But, as the statement also says, "it's important to note that we built a strong and thriving business over the course of many years prior to the rule being finalized just a few months ago, and we will continue to do so now." Perhaps rejection of the rule won't hurt OppFi, or other non-bank lenders, that much.

Those in the industry point to the cost of low-dollar loans, and losses from loans that are never repaid, as the reason for very high rates.

"Their default rates are high and that's the problem," Saunders says. "That's not an excuse for predatory lending. That's the reason it should be illegal. If people can't handle their current debts, high-cost debt is not the answer."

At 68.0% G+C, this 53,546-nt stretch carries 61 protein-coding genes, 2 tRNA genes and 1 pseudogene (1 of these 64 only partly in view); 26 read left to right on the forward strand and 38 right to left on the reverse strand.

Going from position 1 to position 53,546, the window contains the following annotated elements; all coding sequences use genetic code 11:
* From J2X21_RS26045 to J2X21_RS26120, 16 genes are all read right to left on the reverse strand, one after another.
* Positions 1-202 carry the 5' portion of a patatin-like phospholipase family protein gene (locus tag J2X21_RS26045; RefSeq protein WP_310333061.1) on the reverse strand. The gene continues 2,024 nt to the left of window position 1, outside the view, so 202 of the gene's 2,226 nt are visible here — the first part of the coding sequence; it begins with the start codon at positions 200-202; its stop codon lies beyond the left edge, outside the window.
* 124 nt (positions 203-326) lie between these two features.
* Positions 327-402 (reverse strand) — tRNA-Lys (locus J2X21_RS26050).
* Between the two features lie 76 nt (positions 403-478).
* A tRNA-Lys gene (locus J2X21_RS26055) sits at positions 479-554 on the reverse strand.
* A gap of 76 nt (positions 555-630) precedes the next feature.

As for losses, the lenders "figured someone needed to pay 13 months on a 42-month period to break even, then it was profit," says Saunders. "Their goal was to find people to make enough payments to make a profit."

The Federal Reserve in a 2015 study noted that the break-even annual percentage rate, including writing off defaulted loans, for a $594 amount was, indeed, 103.54%. But when the borrowed amount rose to $2,000, the break-even was about 40%. At $13,057, the break-even APR was 16.25%.

In its financial report on 2020 operations, OppFi annual revenue of $291 million and net income of $77.5 million. That's an extremely healthy before-tax profit rate of 26.6%. Profits between 2019 and 2020 were up more than a third.

If for larger amounts a lender charges 50%, 70%, 100%, 200%, or more, on the whole, they're making good money. If a lender ensures a minimum amount of loan, the losses may not be as overbearing as they are often portrayed.

How an Obama-era effort to help small businesses backfired